Romney impeachment vote heartens some, angers others in Utah

Politics

In this image from video, Sen. Mitt Romney, R-Utah, speaks on the Senate floor about the impeachment trial against President Donald Trump at the U.S. Capitol in Washington, Wednesday, Feb. 5, 2020. The Senate will vote on the Articles of Impeachment on Wednesday afternoon. (Senate Television via AP)

SALT LAKE CITY (AP) — Even though Mitt Romney’s status as one of few Republicans willing to publicly criticize President Donald Trump is well known is his adopted home of Utah, his unequivocal speech before his impeachment vote Wednesday caught many by surprise.

In a state where Republicans are unusually divided on the president, the reactions to Romney’s choice were also at odds. Some were heartened to see him cast what Romney described as an agonizing vote dictated by his conscience, though there was plenty of frustration and anger from Trump supporters.

Still, with four years to go before any re-election campaign, Romney has a long time to explain his status to an electorate with a deep well of goodwill that gives him a celebrity-like status in the state.

“There will be ramifications in terms of his support,” said Jason Perry with the University of Utah’s Hinckley Institute of Politics. But “people do ultimately care about what he says, even if they don’t agree with him.”

Romney appeared emotional during his speech on the Senate floor. He told reporters that he’d been waking up in the early-morning hours as his mind churned over what to do. He cited a Church of Jesus Christ of Latter-day Saints hymn about doing the right thing despite the consequences, and he said his vote will likely have blowback in the party for him and his family.

Though there’s no provision in Utah law to recall a sitting senator, one state lawmaker has recently introduced a bill that would create one. Republican sponsor Rep. Tim Quinn has said it is not aimed at Romney, and his bill would require a significant effort to put a recall proposal to voters. The bill hasn’t gotten a hearing yet, and if it passes it’s unclear whether it would be constitutional.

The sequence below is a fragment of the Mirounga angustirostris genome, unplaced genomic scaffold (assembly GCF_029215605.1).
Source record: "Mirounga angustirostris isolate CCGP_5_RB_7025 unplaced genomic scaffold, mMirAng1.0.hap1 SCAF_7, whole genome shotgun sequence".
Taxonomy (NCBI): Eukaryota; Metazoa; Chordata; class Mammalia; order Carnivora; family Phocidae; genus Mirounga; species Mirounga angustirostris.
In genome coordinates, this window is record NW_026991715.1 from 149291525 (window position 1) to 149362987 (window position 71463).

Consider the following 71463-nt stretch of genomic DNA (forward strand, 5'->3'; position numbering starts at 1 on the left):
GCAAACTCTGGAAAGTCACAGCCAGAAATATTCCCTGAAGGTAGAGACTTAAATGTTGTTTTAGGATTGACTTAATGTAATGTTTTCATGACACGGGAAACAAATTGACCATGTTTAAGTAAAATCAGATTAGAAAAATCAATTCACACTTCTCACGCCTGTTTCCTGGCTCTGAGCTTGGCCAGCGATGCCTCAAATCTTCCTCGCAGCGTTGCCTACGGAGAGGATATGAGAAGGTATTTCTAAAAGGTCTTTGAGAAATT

Romney’s key role in saving the troubled 2002 Olympics in Salt Lake City paired with his status as the first major-party presidential candidate from the state’s predominant faith widely known as the Mormon church has made him well-known and liked in the state where he moved after his failed 2012 presidential run.

Many Utah voters share Romney’s wariness about Trump. A nationwide Associated Press survey of midterm voters in 2018 found that while two-thirds of church members voted Republican, just over half approved of Trump’s job performance. The VoteCast survey also found that 64% of Utah voters wanted to see the senator confront the president.

Shelly Cluff, a 33-year-old stay-at-home mother in suburban Riverton, is a Republican who’s never been a fan of Trump. She was pleasantly surprised at Romney’s stance.

“I was greatly impressed by his integrity, his willingness to put so much on the line in order not to violate his conscience, in order to stand with a clear conscience before God,” Cluff said.

Still, she knows that not all her neighbors feel the same, including several who didn’t vote for him in 2016 but have since come around.

“I’ve been taken aback by how many people have been really upset and disappointed in Mitt Romney,” she said.

Count among those voters like Ray Clark, a 71-year-old electrical contractor in rural Kanab. He said he’s “furious” about Romney’s vote, and chalks it up to the senator’s personal dislike of the president.

Still, he’s not sure if Romney will ultimately suffer any true political consequences in Utah.

“Right now, I’d say he doesn’t stand a chance. Four years from now, who knows?” he said.

Copyright 2020 Nexstar Inc. All rights reserved. This material may not be published, broadcast, rewritten, or redistributed.

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